If justice is indeed blind, then why are hundreds of MDP supporters awaiting trial, while not one police officer or member of the current government has been held accountable for the widely-documented brutality unleashed against protesters since February 7?

And if justice is indeed blind, then why are cases against MDP supporters being fast-tracked while there are over 2000 other cases pending with the Prosecutor-General? Why have all the serious corruption cases against Gayoom’s political allies been either sidelined or discontinued?

Perhaps the most damning indictment of the Maldives judiciary is that, at this time of political division, it is the one subject about which nearly everyone in the country can agree. Whether you are for President Nasheed or against him; whether you think February 7 was a legitimate change in government or a coup, nearly everyone – at least outside the President’s Office – agrees that our judicial sector are not fit for purpose.

And yet it is this deeply flawed institution, wielding a two hundred year old legal code that is supposedly able to deliver a fair trial for President Nasheed.

Over recent years, we have achieved much. We have amended our Constitution, embraced party politics, held our first free and fair elections, voted-out a 30 year old autocracy and voted-in our first democratically elected leader.

But the judiciary has failed to come even close to matching this pace of change and remains, by-and-large, the same institution as it was during the Gayoom era – unreformed and unrepentant.

Eva Abdulla is an MP in the opposition Maldivian Democratic Party (MDP).

All comment pieces are the sole view of the author and do not reflect the editorial policy of Minivan News. If you would like to write an opinion piece, please send proposals to [email protected]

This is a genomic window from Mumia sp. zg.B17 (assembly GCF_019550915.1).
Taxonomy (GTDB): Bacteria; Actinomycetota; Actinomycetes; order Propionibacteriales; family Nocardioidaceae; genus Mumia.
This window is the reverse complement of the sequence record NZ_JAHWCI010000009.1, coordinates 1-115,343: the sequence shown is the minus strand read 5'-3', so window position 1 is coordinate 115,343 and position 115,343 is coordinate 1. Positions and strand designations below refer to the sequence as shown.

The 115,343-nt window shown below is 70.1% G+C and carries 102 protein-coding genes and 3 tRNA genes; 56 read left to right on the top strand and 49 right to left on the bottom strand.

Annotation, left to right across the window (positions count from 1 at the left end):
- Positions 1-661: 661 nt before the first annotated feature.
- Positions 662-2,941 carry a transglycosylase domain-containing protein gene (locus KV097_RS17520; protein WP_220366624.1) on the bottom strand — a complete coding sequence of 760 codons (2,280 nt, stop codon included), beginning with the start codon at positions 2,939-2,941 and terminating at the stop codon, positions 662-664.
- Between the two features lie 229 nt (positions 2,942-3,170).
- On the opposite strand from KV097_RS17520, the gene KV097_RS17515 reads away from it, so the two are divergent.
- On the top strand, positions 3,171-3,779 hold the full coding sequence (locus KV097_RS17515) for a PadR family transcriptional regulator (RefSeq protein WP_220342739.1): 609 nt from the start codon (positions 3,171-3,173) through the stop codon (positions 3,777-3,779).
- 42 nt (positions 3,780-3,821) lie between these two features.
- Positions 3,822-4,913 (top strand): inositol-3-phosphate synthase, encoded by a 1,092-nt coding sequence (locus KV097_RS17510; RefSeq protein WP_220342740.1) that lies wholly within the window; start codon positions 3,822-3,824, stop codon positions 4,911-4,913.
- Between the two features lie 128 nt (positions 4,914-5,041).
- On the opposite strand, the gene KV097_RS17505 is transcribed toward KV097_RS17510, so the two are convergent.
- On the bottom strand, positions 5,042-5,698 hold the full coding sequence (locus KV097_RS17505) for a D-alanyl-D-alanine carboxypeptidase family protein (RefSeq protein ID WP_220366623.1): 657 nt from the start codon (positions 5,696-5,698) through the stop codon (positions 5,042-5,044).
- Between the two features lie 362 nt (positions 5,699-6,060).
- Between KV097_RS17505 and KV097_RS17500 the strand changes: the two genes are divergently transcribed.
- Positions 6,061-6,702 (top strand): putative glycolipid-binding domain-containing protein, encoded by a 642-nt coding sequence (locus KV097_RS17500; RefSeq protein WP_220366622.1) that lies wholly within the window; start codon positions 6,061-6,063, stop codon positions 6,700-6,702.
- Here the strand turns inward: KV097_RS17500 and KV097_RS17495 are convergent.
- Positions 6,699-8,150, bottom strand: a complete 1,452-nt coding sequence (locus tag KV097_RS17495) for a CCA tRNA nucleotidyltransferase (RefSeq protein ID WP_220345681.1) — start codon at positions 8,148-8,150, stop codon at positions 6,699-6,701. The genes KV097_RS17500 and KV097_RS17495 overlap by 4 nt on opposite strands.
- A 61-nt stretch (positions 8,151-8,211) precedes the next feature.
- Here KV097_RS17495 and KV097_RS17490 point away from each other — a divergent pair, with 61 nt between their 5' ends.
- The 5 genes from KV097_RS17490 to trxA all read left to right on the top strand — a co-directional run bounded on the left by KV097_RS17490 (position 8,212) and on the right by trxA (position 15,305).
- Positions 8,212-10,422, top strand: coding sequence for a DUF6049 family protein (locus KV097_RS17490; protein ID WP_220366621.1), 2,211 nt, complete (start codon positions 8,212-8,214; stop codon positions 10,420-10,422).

Comment: Open letter to Ruder Finn

The following open letter was sent by Maldivian Democratic Party (MDP) MP Eva Abdulla, also a member of the IPU’s Coordinating Committee of Women Parliamentarians, to Emmanuel Tchividjian, Senior Vice President and Ethics Officer at US public relations firm Ruder Finn. The company recently won a three-month contract to represent the Maldivian government.

Dear Mr Tchividjian,

On 7th February 2012, elements of the police and army loyal to the former autocratic leader of the Maldives, Mr. Maumoon Abdul Gayoom, threatened the democratically-elected President of the country, H.E. Mr. Mohamed Nasheed, his family and his supporters with physical harm unless he resigned by a certain time that day. Those elements of the police and army then escorted President Nasheed to the President’s Office and stood over him as he wrote a ‘resignation’ letter, while others forcibly took control of the country’s main television station. A new Government has since been constituted, dominated by allies of former President Gayoom – even though the country clearly rejected him and his thirty-year dictatorship through the ballot box in the 2008 presidential election.

As a member of the governing council and the Women’s Wing of the Maldivian Democratic Party, and an elected representative, I am therefore writing to express our surprise and disappointment that Ruder Finn decided to tender for and sign a contract with this clearly undemocratic and illegitimate government, a contract under which you will be asked to act as public apologist and public advocate.